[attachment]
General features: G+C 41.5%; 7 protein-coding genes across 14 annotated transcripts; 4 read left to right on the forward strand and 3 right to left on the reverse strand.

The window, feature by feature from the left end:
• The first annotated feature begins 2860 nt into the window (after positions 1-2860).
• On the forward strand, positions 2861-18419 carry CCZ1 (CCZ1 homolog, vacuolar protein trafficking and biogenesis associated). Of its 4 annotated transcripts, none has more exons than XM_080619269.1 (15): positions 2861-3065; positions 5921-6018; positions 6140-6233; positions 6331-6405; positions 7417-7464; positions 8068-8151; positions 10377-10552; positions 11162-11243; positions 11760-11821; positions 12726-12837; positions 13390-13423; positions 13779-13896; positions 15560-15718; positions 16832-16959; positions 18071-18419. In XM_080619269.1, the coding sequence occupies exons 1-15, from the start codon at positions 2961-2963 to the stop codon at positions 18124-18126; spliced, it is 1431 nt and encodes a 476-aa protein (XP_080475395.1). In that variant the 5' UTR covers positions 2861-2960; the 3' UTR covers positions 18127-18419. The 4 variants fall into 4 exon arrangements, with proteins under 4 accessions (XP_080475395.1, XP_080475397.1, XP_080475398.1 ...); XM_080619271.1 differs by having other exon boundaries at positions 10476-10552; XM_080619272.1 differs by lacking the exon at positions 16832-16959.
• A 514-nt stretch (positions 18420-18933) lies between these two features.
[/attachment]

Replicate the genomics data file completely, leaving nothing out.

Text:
General features: G+C 41.5%; 7 protein-coding genes across 14 annotated transcripts; 4 read left to right on the forward strand and 3 right to left on the reverse strand.

The window, feature by feature from the left end:
• The first annotated feature begins 2860 nt into the window (after positions 1-2860).
• On the forward strand, positions 2861-18419 carry CCZ1 (CCZ1 homolog, vacuolar protein trafficking and biogenesis associated). Of its 4 annotated transcripts, none has more exons than XM_080619269.1 (15): positions 2861-3065; positions 5921-6018; positions 6140-6233; positions 6331-6405; positions 7417-7464; positions 8068-8151; positions 10377-10552; positions 11162-11243; positions 11760-11821; positions 12726-12837; positions 13390-13423; positions 13779-13896; positions 15560-15718; positions 16832-16959; positions 18071-18419. In XM_080619269.1, the coding sequence occupies exons 1-15, from the start codon at positions 2961-2963 to the stop codon at positions 18124-18126; spliced, it is 1431 nt and encodes a 476-aa protein (XP_080475395.1). In that variant the 5' UTR covers positions 2861-2960; the 3' UTR covers positions 18127-18419. The 4 variants fall into 4 exon arrangements, with proteins under 4 accessions (XP_080475395.1, XP_080475397.1, XP_080475398.1 ...); XM_080619271.1 differs by having other exon boundaries at positions 10476-10552; XM_080619272.1 differs by lacking the exon at positions 16832-16959.
• A 514-nt stretch (positions 18420-18933) lies between these two features.